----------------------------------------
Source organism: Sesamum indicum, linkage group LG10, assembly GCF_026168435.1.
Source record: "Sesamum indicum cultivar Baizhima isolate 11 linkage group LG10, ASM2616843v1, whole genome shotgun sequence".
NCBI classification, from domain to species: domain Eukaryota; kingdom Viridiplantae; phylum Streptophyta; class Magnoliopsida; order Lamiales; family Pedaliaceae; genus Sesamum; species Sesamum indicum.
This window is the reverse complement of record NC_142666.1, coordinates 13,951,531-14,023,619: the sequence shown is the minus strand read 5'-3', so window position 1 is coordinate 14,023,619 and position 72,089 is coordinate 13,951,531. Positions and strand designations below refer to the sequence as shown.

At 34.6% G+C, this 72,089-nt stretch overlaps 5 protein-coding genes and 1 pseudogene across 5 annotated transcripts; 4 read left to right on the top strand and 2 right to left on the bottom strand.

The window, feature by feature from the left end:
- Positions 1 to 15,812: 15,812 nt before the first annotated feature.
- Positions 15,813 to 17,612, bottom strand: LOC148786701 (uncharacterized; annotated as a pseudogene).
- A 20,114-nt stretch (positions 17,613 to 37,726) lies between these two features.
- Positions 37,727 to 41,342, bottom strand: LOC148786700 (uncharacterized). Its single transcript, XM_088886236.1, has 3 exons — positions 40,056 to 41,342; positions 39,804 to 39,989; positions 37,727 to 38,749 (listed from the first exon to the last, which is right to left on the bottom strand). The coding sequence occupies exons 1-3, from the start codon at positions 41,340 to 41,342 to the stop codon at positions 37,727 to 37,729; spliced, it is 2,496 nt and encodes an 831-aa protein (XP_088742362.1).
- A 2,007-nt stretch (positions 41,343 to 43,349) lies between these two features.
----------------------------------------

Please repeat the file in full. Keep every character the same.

Source organism: Sesamum indicum, linkage group LG10, assembly GCF_026168435.1.
Source record: "Sesamum indicum cultivar Baizhima isolate 11 linkage group LG10, ASM2616843v1, whole genome shotgun sequence".
NCBI classification, from domain to species: domain Eukaryota; kingdom Viridiplantae; phylum Streptophyta; class Magnoliopsida; order Lamiales; family Pedaliaceae; genus Sesamum; species Sesamum indicum.
This window is the reverse complement of record NC_142666.1, coordinates 13,951,531-14,023,619: the sequence shown is the minus strand read 5'-3', so window position 1 is coordinate 14,023,619 and position 72,089 is coordinate 13,951,531. Positions and strand designations below refer to the sequence as shown.

At 34.6% G+C, this 72,089-nt stretch overlaps 5 protein-coding genes and 1 pseudogene across 5 annotated transcripts; 4 read left to right on the top strand and 2 right to left on the bottom strand.

The window, feature by feature from the left end:
- Positions 1 to 15,812: 15,812 nt before the first annotated feature.
- Positions 15,813 to 17,612, bottom strand: LOC148786701 (uncharacterized; annotated as a pseudogene).
- A 20,114-nt stretch (positions 17,613 to 37,726) lies between these two features.
- Positions 37,727 to 41,342, bottom strand: LOC148786700 (uncharacterized). Its single transcript, XM_088886236.1, has 3 exons — positions 40,056 to 41,342; positions 39,804 to 39,989; positions 37,727 to 38,749 (listed from the first exon to the last, which is right to left on the bottom strand). The coding sequence occupies exons 1-3, from the start codon at positions 41,340 to 41,342 to the stop codon at positions 37,727 to 37,729; spliced, it is 2,496 nt and encodes an 831-aa protein (XP_088742362.1).
- A 2,007-nt stretch (positions 41,343 to 43,349) lies between these two features.